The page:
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On Cape Canaveral Air Force Station in Florida, the 197-foot-tall United Launch Alliance Atlas V rocket is in place at Space Launch Complex 41 after rolling out from the nearby Vertical Integration Facility (VIF).
Atlas V at Launch Pad
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The NASA and Mars Science Laboratory (MSL) logos appear above the American flag and Atlas logo on the payload fairing atop the 197-foot-tall United Launch Alliance Atlas V rocket.
Close-up of Atlas V
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A web of shadows stretches across the 197-foot-tall United Launch Alliance Atlas V rocket as the early morning sun shines through a metal lightning mast (left) at Space Launch Complex 41 on Cape Canaveral Air Force Station in Florida.
Sunshine Drapes Atlas V Rocket
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The 197-foot-tall United Launch Alliance Atlas V rocket seems surrounded by lightning masts as it arrives at the launch pad at Space Launch Complex 41 on Cape Canaveral Air Force Station in Florida. Atop the rocket is NASA's Mars Science Laboratory (MSL), enclosed in its payload fairing.
Atlas V Arrives at Pad
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On Cape Canaveral Air Force Station in Florida, the payload fairing protecting NASA's Mars Science Laboratory (MSL) stands atop the 197-foot-tall United Launch Alliance Atlas V rocket during rollout to the launch pad at Space Launch Complex 41.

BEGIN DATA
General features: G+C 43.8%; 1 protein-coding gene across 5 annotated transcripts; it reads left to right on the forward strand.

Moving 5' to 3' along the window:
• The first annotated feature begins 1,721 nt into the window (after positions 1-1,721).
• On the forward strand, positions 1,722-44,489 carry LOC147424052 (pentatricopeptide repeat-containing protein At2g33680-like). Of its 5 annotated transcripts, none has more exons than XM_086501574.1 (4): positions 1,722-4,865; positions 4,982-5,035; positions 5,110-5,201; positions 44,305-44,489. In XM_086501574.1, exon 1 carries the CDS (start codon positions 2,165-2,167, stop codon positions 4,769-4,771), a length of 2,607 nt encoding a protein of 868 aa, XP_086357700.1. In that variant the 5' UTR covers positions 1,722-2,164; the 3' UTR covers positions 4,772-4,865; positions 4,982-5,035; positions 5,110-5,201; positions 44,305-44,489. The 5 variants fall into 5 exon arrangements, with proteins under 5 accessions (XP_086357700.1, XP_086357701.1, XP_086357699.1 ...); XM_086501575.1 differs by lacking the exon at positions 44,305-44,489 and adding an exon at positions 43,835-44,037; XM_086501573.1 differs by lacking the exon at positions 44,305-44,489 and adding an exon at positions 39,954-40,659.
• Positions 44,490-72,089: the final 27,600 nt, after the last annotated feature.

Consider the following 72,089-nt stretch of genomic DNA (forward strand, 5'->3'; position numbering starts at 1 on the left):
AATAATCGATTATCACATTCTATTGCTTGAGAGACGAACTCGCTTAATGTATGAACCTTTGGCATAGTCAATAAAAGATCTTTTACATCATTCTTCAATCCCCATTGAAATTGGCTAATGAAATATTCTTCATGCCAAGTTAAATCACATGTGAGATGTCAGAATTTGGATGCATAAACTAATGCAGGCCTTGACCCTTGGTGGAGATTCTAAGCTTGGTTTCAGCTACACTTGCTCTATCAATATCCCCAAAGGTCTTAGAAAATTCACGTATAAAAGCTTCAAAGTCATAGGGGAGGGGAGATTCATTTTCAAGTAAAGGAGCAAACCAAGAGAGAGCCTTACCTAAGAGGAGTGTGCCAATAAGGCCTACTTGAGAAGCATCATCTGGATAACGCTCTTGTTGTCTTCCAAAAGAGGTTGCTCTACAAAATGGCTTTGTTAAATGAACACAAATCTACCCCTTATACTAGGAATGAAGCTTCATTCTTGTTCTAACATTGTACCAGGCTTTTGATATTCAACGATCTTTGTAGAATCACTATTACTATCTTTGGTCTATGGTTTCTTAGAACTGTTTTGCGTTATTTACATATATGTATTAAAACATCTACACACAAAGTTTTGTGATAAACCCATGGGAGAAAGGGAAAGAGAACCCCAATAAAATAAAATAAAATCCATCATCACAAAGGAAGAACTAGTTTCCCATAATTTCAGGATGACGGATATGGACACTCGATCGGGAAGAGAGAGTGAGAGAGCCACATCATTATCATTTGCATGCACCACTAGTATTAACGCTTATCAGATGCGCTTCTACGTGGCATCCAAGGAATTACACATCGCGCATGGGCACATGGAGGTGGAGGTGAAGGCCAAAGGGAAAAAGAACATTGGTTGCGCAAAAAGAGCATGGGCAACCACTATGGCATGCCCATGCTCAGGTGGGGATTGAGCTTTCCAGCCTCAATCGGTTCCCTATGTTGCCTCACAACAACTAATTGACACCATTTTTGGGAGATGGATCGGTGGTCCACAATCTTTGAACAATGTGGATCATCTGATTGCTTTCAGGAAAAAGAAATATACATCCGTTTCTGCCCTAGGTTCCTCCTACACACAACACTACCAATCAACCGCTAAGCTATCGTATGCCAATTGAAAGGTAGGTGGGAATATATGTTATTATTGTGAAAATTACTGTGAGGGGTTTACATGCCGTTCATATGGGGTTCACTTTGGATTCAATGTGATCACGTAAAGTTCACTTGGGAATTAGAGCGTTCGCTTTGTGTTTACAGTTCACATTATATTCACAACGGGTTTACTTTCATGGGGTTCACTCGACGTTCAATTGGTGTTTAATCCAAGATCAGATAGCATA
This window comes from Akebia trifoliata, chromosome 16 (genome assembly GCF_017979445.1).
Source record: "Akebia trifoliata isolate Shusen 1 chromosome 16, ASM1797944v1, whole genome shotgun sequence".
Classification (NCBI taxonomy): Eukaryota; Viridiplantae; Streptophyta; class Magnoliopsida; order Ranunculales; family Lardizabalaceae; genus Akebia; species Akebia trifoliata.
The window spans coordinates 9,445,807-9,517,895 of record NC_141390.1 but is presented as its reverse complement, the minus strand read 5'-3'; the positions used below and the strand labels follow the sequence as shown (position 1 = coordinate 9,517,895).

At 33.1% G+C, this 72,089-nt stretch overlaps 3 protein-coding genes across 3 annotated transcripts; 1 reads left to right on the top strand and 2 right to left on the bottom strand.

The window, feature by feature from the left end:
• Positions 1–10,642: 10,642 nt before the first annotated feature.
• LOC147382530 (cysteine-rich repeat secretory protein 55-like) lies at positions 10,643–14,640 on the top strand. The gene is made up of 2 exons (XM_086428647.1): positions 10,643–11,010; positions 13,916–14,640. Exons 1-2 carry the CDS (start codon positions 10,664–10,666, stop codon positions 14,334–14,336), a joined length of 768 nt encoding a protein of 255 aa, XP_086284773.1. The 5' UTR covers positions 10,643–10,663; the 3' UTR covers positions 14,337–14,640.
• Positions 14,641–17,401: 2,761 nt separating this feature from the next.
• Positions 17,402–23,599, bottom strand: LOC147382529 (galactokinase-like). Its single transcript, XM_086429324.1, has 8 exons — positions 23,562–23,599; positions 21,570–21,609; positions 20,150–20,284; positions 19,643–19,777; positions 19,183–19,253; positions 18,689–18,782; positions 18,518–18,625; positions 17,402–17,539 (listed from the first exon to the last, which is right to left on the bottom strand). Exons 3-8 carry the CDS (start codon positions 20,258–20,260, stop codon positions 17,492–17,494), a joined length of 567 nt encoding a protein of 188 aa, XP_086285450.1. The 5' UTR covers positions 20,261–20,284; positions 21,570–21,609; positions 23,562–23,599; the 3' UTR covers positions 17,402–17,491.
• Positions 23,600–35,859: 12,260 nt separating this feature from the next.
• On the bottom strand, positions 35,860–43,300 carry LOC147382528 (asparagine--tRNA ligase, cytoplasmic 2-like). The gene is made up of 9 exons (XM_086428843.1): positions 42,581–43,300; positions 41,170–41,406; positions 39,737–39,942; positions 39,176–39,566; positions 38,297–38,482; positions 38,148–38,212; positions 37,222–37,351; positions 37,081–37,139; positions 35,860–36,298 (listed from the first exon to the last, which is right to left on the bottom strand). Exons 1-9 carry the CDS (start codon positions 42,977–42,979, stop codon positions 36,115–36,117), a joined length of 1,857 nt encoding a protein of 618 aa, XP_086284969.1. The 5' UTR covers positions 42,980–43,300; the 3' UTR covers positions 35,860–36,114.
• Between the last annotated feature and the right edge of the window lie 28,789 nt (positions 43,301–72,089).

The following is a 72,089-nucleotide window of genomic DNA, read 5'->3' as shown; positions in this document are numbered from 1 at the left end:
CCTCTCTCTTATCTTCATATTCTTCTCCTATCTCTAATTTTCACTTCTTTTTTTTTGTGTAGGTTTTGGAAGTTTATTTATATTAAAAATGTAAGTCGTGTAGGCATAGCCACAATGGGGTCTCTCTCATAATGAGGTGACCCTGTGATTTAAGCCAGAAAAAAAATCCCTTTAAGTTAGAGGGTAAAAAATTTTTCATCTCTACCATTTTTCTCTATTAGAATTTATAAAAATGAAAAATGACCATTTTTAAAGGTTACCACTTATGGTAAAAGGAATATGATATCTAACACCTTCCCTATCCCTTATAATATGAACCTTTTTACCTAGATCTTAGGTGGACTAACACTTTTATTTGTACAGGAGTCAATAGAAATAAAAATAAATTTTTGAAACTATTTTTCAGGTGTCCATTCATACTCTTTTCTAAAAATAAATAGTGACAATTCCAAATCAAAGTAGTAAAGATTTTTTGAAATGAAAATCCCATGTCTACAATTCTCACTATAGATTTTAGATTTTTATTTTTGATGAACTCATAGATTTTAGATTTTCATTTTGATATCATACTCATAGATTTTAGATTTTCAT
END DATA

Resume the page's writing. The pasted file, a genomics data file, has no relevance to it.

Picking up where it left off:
MSL Atop Atlas V
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On Cape Canaveral Air Force Station in Florida, the 197-foot-tall United Launch Alliance Atlas V rocket rolls to the launch pad at Space Launch Complex 41.
Atlas V Rolls Out to Pad
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On Cape Canaveral Air Force Station in Florida, the 197-foot-tall United Launch Alliance Atlas V rocket moves away from the Vertical Integration Facility (VIF) during the vehicle's rollout to the launch pad at Space Launch Complex 41.
Atlas V Moves to Pad
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On Cape Canaveral Air Force Station in Florida, the 197-foot-tall United Launch Alliance Atlas V rocket is backdropped by a bright blue sky as the vehicle rolls from the Vertical Integration Facility (VIF) to the launch pad at Space Launch Complex 41.
Rolling to Pad
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On Cape Canaveral Air Force Station in Florida, the payload fairing protecting NASA's Mars Science Laboratory (MSL) stands atop the 197-foot-tall United Launch Alliance Atlas V rocket, which is ready to roll from the Vertical Integration Facility (VIF) to the launch pad at Space Launch Complex 41.
Mars Science Lab Atop Atlas V
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On Cape Canaveral Air Force Station in Florida, one of three lightning masts, at left, protects the 197-foot-tall United Launch Alliance Atlas V rocket as it rolls from the safety of the Vertical Integration Facility (VIF) at Space Launch Complex-41 to the pad's surface.
Atlas V Rocket At The Launch Complex-41
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On Cape Canaveral Air Force Station in Florida, lightning masts protect the 197-foot-tall United Launch Alliance Atlas V rocket as it leaves behind the safety of the Vertical Integration Facility (VIF) at Space Launch Complex-41 to take its position on the pad's surface.
Atlas V Positioned On The Launch Pad
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On Cape Canaveral Air Force Station in Florida, the 197-foot-tall United Launch Alliance Atlas V rocket arrives on the launch pad at Space Launch Complex-41, situated near the Atlantic Ocean.